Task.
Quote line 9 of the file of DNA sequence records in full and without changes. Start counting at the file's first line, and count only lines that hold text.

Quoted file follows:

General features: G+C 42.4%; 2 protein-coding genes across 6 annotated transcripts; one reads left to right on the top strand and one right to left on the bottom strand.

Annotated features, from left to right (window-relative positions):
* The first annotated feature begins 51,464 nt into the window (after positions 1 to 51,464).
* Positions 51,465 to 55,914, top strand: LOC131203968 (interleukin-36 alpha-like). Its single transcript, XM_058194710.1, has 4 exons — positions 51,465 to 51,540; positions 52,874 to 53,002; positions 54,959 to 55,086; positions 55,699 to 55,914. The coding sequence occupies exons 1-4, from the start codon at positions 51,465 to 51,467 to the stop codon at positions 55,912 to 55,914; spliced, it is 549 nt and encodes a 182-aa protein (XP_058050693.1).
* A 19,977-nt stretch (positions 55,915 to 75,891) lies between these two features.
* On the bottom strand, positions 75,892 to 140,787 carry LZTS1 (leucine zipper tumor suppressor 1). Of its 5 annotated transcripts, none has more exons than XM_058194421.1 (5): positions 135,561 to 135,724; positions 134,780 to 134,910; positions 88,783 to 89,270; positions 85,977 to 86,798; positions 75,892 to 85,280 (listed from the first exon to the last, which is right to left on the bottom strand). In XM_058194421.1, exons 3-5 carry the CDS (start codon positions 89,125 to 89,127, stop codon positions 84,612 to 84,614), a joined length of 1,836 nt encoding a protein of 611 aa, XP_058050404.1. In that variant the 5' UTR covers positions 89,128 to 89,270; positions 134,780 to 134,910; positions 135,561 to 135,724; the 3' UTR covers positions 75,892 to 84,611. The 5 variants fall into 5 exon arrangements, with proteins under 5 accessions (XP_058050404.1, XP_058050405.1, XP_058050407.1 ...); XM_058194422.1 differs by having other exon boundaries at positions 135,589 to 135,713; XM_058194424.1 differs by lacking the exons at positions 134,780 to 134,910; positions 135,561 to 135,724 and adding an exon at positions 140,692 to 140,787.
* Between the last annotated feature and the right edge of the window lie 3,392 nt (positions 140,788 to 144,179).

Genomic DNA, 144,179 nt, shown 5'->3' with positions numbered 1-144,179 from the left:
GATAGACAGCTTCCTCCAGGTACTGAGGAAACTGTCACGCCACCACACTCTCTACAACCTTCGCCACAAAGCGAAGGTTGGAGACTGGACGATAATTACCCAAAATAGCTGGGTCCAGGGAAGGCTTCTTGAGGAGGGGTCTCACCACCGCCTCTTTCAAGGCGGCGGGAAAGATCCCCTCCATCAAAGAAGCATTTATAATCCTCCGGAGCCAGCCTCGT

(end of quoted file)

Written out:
GATAGACAGCTTCCTCCAGGTACTGAGGAAACTGTCACGCCACCACACTCTCTACAACCTTCGCCACAAAGCGAAGGTTGGAGACTGGACGATAATTACCCAAAATAGCTGGGTCCAGGGAAGGCTTCTTGAGGAGGGGTCTCACCACCGCCTCTTTCAAGGCGGCGGGAAAGATCCCCTCCATCAAAGAAGCATTTATAATCCTCCGGAGCCAGCCTCGT